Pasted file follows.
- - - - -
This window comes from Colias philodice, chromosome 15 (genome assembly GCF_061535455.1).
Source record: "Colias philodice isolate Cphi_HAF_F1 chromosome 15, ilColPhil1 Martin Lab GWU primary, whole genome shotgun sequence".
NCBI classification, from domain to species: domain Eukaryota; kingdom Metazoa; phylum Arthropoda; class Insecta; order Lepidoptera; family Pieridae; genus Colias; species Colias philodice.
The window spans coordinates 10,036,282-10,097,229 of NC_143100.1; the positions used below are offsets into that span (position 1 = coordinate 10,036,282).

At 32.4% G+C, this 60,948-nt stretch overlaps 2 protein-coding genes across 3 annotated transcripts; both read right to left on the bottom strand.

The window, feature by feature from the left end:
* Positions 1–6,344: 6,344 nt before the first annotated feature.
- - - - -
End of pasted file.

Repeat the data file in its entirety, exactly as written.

This window comes from Colias philodice, chromosome 15 (genome assembly GCF_061535455.1).
Source record: "Colias philodice isolate Cphi_HAF_F1 chromosome 15, ilColPhil1 Martin Lab GWU primary, whole genome shotgun sequence".
NCBI classification, from domain to species: domain Eukaryota; kingdom Metazoa; phylum Arthropoda; class Insecta; order Lepidoptera; family Pieridae; genus Colias; species Colias philodice.
The window spans coordinates 10,036,282-10,097,229 of NC_143100.1; the positions used below are offsets into that span (position 1 = coordinate 10,036,282).

At 32.4% G+C, this 60,948-nt stretch overlaps 2 protein-coding genes across 3 annotated transcripts; both read right to left on the bottom strand.

The window, feature by feature from the left end:
* Positions 1–6,344: 6,344 nt before the first annotated feature.